CHEAP EATS Me and Wayway went to the store and bought 67 chicken wings, a carton of buttermilk, and a big bottle of oil. Then we went out to eat. I had a show that night in the Sunset, at my new favorite bar, the Riptide, so the plan was to point ourselves in that direction and just roll.
The Riptide is on Taraval, way out there, almost all the way to the beach. But we barely got past 19th Avenue, of course, before we had to stop rolling and walk. What pulled us over was this new Hawaiian joint where JT's diner used to be. It looks pretty good. I looked in the window, and Wayway looked at the menu in the window.
"Eggs and rice," Wayway said. "Spam and eggs."
"Hay," I said. "Straw."
We meant all these things as compliments. You know, sometimes I wear Hawaiian shirts when I play the Ping-Pong, and sometimes I wear Western shirts. If I had been wearing a Hawaiian shirt, I might have had a new favorite Hawaiian restaurant to tell you about, but as fate would have it, I was wearing a Western shirt.
Which was just as well because I'd already eaten about five eggs that day anyway. We looked into a couple other places and wound up agreeing on a hole-in-the-wall just a few doors down called White Horse Dim Sum & Restaurant.
Hot dang it smelled good in there. It smelled kind of like celery. There was no art on the walls, no music, and just a couple of tables. So the atmosphere was the smell of celery. And general hominess. The White Horse family, from little kids to Gram and Gramps, was just sitting down to eat at this one big table. Every now and again one or another of them would get up and pour our tea and take our order and cook and everything.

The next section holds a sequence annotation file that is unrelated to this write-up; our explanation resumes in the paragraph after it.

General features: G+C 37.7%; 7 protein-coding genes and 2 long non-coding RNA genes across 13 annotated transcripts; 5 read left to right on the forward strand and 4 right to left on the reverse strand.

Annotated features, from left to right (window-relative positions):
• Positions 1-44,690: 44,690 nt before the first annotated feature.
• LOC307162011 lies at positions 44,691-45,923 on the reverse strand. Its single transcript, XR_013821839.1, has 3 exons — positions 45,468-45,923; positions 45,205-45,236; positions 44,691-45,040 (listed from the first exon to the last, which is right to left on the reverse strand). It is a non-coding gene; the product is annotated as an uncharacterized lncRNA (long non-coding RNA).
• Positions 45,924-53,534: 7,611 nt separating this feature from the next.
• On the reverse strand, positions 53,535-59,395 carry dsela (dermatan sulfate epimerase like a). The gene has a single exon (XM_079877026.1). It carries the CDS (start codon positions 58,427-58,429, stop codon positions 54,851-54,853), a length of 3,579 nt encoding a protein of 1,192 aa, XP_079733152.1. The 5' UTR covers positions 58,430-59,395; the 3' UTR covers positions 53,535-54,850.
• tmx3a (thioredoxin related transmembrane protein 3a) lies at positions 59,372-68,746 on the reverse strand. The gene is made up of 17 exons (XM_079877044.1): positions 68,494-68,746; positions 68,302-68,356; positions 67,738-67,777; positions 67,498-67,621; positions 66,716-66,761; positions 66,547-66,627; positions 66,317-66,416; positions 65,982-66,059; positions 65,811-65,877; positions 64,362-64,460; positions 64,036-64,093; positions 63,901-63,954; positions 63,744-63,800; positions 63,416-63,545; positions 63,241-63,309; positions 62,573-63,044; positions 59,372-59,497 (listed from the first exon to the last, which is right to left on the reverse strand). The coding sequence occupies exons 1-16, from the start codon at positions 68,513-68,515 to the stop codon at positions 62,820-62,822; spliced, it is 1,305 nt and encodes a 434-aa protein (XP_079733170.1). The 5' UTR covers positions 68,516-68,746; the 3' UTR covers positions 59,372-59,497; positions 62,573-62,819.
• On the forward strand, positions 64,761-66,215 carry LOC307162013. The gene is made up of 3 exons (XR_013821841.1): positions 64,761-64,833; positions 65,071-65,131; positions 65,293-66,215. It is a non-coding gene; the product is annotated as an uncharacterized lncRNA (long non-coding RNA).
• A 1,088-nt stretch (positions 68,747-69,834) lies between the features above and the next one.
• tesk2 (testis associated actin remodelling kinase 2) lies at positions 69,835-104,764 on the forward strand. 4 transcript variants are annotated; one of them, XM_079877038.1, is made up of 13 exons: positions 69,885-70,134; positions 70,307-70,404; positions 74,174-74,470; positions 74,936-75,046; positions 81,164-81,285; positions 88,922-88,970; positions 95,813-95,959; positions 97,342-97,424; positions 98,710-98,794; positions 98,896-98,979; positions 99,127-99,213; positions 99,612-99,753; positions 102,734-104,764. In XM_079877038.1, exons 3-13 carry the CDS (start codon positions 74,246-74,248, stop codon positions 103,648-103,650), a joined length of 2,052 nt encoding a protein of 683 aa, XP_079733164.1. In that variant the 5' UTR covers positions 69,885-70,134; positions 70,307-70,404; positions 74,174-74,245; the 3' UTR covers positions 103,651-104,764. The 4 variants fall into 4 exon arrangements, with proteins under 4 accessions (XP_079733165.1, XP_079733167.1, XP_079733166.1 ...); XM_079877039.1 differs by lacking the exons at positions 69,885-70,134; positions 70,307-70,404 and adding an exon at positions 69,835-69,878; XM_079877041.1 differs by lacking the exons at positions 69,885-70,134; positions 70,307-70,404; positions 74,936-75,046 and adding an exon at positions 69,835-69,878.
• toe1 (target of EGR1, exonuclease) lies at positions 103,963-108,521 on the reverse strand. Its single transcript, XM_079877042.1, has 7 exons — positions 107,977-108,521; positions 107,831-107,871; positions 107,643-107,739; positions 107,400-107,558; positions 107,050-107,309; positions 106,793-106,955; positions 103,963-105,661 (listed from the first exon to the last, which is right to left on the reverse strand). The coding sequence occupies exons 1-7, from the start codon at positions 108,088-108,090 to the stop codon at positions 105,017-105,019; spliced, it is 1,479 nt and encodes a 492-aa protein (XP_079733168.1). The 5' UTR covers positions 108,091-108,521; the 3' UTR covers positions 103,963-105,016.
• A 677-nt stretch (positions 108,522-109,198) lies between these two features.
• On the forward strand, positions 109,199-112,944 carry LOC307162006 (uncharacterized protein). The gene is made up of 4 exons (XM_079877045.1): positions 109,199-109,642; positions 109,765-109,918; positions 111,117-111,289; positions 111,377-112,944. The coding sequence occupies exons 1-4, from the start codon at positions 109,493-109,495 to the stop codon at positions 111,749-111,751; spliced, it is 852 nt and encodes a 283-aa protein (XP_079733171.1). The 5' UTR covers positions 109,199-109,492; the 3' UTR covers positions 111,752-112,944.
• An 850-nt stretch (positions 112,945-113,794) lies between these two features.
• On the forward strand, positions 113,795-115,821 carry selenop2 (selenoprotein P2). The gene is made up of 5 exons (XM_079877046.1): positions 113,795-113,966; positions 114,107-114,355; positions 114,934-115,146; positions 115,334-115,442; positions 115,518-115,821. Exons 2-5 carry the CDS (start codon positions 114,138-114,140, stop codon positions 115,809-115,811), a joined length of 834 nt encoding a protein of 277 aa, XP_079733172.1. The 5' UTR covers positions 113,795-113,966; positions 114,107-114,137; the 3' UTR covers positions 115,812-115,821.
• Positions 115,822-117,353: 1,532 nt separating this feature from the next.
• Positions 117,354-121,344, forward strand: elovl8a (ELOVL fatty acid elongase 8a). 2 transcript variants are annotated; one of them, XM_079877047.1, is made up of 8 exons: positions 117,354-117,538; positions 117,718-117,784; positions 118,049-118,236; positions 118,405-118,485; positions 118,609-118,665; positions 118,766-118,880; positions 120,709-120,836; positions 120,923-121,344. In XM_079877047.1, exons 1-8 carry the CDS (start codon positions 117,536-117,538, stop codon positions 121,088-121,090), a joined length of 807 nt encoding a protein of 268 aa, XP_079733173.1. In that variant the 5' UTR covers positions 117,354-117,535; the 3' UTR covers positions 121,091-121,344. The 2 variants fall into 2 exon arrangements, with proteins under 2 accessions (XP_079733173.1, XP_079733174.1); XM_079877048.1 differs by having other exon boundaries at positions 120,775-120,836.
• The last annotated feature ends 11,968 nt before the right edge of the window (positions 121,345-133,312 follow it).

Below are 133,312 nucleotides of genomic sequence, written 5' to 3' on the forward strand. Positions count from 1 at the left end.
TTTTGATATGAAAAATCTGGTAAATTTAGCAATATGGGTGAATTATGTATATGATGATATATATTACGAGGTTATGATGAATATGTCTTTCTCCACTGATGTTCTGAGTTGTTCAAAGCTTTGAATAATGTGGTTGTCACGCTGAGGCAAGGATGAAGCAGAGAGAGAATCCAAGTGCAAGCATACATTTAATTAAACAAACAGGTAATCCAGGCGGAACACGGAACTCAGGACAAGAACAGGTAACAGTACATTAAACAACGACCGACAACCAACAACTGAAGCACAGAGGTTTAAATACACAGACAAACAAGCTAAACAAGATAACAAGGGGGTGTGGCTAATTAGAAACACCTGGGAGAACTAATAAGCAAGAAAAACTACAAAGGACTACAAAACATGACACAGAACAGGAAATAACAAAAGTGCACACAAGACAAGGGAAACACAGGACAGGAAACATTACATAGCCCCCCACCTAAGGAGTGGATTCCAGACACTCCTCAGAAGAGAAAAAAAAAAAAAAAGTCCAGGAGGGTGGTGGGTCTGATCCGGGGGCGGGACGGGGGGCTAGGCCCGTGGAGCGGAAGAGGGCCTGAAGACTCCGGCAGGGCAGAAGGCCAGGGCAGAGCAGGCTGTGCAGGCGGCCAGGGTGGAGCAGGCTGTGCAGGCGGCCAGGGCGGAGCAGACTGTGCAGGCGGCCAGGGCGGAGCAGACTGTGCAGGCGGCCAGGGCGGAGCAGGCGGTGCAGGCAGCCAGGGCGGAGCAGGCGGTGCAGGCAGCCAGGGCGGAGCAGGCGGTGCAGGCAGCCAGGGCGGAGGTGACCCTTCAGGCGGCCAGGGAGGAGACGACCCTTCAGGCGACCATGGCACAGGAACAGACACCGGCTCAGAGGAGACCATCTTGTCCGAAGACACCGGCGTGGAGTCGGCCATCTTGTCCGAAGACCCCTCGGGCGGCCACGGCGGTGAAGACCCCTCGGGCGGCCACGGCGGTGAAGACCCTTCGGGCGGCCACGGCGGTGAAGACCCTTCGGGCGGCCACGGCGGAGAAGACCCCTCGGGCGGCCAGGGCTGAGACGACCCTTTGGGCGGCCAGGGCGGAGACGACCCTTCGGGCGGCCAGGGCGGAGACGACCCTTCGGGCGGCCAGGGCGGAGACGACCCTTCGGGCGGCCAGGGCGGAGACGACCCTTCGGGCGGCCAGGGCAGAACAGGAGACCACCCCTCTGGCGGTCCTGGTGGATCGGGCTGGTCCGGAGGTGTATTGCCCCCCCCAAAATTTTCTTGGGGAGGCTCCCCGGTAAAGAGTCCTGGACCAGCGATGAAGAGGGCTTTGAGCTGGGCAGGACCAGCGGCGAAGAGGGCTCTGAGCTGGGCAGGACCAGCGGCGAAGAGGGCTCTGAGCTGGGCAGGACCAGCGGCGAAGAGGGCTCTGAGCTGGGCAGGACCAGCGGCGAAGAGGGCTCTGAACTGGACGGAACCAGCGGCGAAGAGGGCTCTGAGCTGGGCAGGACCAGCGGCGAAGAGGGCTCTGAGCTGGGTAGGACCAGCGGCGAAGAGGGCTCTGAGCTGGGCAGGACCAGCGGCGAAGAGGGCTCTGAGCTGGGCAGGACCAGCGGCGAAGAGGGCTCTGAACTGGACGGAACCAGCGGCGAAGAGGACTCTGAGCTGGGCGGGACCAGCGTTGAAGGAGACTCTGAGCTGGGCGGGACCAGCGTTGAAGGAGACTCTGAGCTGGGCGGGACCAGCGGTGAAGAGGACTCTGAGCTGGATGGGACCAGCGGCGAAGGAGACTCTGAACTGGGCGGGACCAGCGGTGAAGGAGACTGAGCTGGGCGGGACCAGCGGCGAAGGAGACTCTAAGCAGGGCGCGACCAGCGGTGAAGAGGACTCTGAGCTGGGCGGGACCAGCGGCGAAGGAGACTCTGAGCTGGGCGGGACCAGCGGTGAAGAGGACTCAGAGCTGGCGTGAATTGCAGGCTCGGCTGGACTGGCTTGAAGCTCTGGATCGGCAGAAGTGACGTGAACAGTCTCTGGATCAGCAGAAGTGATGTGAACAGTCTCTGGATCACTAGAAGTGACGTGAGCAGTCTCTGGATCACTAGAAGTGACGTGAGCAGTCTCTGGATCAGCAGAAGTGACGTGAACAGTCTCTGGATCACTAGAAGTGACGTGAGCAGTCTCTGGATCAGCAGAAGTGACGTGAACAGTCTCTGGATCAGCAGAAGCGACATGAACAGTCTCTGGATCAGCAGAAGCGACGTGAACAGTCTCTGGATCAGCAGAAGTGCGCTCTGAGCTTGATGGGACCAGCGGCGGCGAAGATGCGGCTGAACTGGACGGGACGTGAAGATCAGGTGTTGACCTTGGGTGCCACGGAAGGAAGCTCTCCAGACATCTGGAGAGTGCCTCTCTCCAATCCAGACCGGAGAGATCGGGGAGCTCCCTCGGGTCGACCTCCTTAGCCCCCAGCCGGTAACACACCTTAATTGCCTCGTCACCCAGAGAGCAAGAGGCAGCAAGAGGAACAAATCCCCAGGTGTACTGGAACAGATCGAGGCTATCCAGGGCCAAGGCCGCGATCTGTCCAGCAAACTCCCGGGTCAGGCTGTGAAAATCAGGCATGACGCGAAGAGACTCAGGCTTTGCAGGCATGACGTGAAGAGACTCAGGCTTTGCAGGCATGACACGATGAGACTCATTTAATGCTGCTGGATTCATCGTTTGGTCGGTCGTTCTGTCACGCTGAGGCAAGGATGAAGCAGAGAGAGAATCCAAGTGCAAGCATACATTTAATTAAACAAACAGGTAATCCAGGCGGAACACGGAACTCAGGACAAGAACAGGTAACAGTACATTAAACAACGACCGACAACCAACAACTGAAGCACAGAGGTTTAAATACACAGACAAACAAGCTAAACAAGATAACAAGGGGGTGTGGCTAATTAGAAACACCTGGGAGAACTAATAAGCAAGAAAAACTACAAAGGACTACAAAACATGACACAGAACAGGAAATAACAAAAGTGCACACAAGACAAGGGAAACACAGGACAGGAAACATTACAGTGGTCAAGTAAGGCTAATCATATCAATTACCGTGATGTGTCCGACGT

So now, finally, I have a new favorite Chinese restaurant. Check this out: Dim sums are 60 cents each, they have Shanghai dumplings for $3.50 for six, lunch specials for $3.95 with rice and wonton soup or coffee, and they have almost 20 kinds of soup for under 5 bucks, most of them under 4. Rice plates, noodles ... a lot of $3.50s, $3.95s, and $4.50s. I don't think anything was more than 5 bucks.
What I'm getting at: Cheap!
And don't forget that it smells real good in there. So, OK, so what we wanted, in honor of yet another soupy San Francisco day, was soup. And the guy sitting behind us was eating dumplings, so, sure, we were going to need dumplings too. You can't talk about frying and barbecuing chicken wings without dumplings. At least a dozen.
Wayway told me how when he was living in Shanghai he used to eat these things for breakfast every day, and how sometimes, because of the language barrier, he'd ask for six, which was one order, and they'd bring him six orders of six.
"I want to live somewhere with a language barrier," I said.
Shanghai dumplings, those are the steamed pork ones with like little bowls of soup in them. Pig drippin's, you figure. It pools inside while the pork cooks, and stays warm but somehow not too hot, and then when it erupts inside your mouth you get this flow of buttery, greasy goodness all over your tongue, and ... and ... um . . .
I lost my train of thought.
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